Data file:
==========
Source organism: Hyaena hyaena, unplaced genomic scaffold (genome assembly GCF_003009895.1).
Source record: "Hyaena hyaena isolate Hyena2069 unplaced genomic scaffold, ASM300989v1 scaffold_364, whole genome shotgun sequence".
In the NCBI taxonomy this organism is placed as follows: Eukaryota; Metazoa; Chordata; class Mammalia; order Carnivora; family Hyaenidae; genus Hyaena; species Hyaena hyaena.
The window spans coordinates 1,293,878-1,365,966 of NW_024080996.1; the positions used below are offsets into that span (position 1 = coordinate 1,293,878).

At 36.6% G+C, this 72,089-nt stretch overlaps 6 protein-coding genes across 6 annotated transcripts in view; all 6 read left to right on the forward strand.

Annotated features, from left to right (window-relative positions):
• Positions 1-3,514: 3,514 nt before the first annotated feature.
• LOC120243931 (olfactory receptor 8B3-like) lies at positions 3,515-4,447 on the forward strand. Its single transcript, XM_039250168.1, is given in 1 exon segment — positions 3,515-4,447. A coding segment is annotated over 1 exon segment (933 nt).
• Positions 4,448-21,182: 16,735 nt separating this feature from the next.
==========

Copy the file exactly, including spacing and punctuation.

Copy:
Source organism: Hyaena hyaena, unplaced genomic scaffold (genome assembly GCF_003009895.1).
Source record: "Hyaena hyaena isolate Hyena2069 unplaced genomic scaffold, ASM300989v1 scaffold_364, whole genome shotgun sequence".
In the NCBI taxonomy this organism is placed as follows: Eukaryota; Metazoa; Chordata; class Mammalia; order Carnivora; family Hyaenidae; genus Hyaena; species Hyaena hyaena.
The window spans coordinates 1,293,878-1,365,966 of NW_024080996.1; the positions used below are offsets into that span (position 1 = coordinate 1,293,878).

At 36.6% G+C, this 72,089-nt stretch overlaps 6 protein-coding genes across 6 annotated transcripts in view; all 6 read left to right on the forward strand.

Annotated features, from left to right (window-relative positions):
• Positions 1-3,514: 3,514 nt before the first annotated feature.
• LOC120243931 (olfactory receptor 8B3-like) lies at positions 3,515-4,447 on the forward strand. Its single transcript, XM_039250168.1, is given in 1 exon segment — positions 3,515-4,447. A coding segment is annotated over 1 exon segment (933 nt).
• Positions 4,448-21,182: 16,735 nt separating this feature from the next.